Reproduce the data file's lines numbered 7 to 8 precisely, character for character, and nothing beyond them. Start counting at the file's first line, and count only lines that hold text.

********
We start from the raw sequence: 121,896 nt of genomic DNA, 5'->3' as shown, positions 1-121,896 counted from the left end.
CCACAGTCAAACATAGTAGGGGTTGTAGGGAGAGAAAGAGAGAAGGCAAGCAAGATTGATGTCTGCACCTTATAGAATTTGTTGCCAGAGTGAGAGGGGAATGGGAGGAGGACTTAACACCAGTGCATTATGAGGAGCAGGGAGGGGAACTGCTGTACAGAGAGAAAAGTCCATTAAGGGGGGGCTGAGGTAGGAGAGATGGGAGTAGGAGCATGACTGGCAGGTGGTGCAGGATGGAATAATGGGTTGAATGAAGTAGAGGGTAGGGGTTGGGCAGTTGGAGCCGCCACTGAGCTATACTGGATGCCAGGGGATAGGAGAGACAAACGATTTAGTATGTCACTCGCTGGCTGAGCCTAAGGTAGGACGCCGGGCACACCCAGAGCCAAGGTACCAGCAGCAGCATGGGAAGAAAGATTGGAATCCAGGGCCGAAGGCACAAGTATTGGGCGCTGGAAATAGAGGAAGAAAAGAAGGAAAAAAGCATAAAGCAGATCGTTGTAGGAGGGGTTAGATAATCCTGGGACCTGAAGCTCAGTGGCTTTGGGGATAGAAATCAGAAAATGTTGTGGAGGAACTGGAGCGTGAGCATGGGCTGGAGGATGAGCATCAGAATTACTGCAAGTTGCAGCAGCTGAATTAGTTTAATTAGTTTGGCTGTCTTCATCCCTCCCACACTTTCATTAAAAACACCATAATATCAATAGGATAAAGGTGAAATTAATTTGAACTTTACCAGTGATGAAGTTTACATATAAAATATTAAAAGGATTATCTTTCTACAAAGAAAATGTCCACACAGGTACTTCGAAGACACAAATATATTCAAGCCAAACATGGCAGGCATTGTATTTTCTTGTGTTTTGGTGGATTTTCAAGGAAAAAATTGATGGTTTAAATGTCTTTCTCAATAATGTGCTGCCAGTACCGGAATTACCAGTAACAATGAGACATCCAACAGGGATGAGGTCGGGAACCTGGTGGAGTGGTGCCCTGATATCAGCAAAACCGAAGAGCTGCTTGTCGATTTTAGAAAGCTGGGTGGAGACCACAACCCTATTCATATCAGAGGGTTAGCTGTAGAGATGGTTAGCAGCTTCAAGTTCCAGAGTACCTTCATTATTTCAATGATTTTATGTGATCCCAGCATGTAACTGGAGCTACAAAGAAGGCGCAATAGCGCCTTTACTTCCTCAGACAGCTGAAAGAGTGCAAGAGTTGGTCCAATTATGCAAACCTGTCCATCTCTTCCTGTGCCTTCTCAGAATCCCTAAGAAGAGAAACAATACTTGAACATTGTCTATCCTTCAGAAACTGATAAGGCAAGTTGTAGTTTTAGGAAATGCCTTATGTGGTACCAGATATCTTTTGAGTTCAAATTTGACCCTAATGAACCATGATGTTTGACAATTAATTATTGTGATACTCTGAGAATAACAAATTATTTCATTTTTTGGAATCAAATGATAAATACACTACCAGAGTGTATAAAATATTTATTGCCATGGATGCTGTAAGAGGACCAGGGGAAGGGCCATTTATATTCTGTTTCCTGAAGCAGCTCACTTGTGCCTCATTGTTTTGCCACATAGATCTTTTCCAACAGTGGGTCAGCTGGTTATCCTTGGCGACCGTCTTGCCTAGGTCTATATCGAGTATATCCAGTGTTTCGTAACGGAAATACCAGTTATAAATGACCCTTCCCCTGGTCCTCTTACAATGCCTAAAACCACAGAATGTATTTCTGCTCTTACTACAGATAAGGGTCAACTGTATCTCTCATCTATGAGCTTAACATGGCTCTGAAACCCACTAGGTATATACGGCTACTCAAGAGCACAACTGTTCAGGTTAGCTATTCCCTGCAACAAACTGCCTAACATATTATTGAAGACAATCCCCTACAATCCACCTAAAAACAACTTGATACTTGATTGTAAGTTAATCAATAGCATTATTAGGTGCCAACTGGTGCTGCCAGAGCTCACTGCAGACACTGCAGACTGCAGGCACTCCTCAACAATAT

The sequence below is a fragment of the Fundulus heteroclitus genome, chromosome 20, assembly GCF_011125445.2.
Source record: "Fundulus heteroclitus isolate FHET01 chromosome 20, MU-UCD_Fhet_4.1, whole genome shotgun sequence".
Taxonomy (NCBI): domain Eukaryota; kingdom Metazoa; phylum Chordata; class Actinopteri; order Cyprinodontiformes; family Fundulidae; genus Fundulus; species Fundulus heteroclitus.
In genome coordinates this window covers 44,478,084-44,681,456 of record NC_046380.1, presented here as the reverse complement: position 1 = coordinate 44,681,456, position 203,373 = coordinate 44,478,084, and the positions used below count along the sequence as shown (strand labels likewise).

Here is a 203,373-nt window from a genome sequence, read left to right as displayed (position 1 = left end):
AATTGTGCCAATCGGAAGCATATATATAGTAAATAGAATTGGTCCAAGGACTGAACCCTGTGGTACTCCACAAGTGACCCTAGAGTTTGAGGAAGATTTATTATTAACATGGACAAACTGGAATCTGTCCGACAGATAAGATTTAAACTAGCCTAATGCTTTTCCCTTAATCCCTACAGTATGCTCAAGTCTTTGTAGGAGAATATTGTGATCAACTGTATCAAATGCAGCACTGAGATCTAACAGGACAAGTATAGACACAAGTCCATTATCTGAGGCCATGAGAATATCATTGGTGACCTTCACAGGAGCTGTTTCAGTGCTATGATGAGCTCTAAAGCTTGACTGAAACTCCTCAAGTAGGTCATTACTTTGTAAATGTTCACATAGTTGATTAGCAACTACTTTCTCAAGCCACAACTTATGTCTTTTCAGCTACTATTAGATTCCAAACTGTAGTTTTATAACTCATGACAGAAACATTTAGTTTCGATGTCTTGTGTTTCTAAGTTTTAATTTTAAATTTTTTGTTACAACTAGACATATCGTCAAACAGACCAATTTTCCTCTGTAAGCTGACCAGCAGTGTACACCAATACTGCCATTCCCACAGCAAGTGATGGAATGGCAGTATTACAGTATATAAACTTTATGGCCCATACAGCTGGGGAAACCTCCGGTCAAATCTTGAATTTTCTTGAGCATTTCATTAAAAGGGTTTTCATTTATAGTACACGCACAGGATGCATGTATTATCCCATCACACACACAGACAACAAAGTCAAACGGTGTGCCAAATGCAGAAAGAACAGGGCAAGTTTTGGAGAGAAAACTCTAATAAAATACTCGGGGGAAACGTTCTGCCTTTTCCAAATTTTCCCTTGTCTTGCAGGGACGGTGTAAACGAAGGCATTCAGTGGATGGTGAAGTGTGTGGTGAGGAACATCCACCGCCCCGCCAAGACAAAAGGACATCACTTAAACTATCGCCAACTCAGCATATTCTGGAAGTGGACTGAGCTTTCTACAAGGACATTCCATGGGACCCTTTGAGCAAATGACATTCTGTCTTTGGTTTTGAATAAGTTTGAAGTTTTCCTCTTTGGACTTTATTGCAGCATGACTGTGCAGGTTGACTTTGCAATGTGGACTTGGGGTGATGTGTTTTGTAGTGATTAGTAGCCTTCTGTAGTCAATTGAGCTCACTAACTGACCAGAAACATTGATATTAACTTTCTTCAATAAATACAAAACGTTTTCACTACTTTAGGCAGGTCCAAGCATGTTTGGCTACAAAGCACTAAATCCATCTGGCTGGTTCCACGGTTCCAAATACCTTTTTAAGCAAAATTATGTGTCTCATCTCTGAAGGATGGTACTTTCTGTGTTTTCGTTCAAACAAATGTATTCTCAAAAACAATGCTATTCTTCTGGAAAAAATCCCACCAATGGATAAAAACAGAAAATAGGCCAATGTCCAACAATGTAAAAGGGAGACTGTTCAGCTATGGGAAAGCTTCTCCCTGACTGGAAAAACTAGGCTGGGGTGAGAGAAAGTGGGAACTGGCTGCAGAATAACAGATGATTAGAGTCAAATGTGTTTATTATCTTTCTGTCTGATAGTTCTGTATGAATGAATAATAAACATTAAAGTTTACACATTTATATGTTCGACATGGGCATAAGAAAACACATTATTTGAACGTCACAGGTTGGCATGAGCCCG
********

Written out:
Here is a 203,373-nt window from a genome sequence, read left to right as displayed (position 1 = left end):
AATTGTGCCAATCGGAAGCATATATATAGTAAATAGAATTGGTCCAAGGACTGAACCCTGTGGTACTCCACAAGTGACCCTAGAGTTTGAGGAAGATTTATTATTAACATGGACAAACTGGAATCTGTCCGACAGATAAGATTTAAACTAGCCTAATGCTTTTCCCTTAATCCCTACAGTATGCTCAAGTCTTTGTAGGAGAATATTGTGATCAACTGTATCAAATGCAGCACTGAGATCTAACAGGACAAGTATAGACACAAGTCCATTATCTGAGGCCATGAGAATATCATTGGTGACCTTCACAGGAGCTGTTTCAGTGCTATGATGAGCTCTAAAGCTTGACTGAAACTCCTCAAGTAGGTCATTACTTTGTAAATGTTCACATAGTTGATTAGCAACTACTTTCTCAAGCCACAACTTATGTCTTTTCAGCTACTATTAGATTCCAAACTGTAGTTTTATAACTCATGACAGAAACATTTAGTTTCGATGTCTTGTGTTTCTAAGTTTTAATTTTAAATTTTTTGTTACAACTAGACATATCGTCAAACAGACCAATTTTCCTCTGTAAGCTGACCAGCAGTGTACACCAATACTGCCATTCCCACAGCAAGTGATGGAATGGCAGTATTACAGTATATAAACTTTATGGCCCATACAGCTGGGGAAACCTCCGGTCAAATCTTGAATTTTCTTGAGCATTTCATTAAAAGGGTTTTCATTTATAGTACACGCACAGGATGCATGTATTATCCCATCACACACACAGACAACAAAGTCAAACGGTGTGCCAAATGCAGAAAGAACAGGGCAAGTTTTGGAGAGAAAACTCTAATAAAATACTCGGGGGAAACGTTCTGCCTTTTCCAAATTTTCCCTTGTCTTGCAGGGACGGTGTAAACGAAGGCATTCAGTGGATGGTGAAGTGTGTGGTGAGGAACATCCACCGCCCCGCCAAGACAAAAGGACATCACTTAAACTATCGCCAACTCAGCATATTCTGGAAGTGGACTGAGCTTTCTACAAGGACATTCCATGGGACCCTTTGAGCAAATGACATTCTGTCTTTGGTTTTGAATAAGTTTGAAGTTTTCCTCTTTGGACTTTATTGCAGCATGACTGTGCAGGTTGACTTTGCAATGTGGACTTGGGGTGATGTGTTTTGTAGTGATTAGTAGCCTTCTGTAGTCAATTGAGCTCACTAACTGACCAGAAACATTGATATTAACTTTCTTCAATAAATACAAAACGTTTTCACTACTTTAGGCAGGTCCAAGCATGTTTGGCTACAAAGCACTAAATCCATCTGGCTGGTTCCACGGTTCCAAATACCTTTTTAAGCAAAATTATGTGTCTCATCTCTGAAGGATGGTACTTTCTGTGTTTTCGTTCAAACAAATGTATTCTCAAAAACAATGCTATTCTTCTGGAAAAAATCCCACCAATGGATAAAAACAGAAAATAGGCCAATGTCCAACAATGTAAAAGGGAGACTGTTCAGCTATGGGAAAGCTTCTCCCTGACTGGAAAAACTAGGCTGGGGTGAGAGAAAGTGGGAACTGGCTGCAGAATAACAGATGATTAGAGTCAAATGTGTTTATTATCTTTCTGTCTGATAGTTCTGTATGAATGAATAATAAACATTAAAGTTTACACATTTATATGTTCGACATGGGCATAAGAAAACACATTATTTGAACGTCACAGGTTGGCATGAGCCCG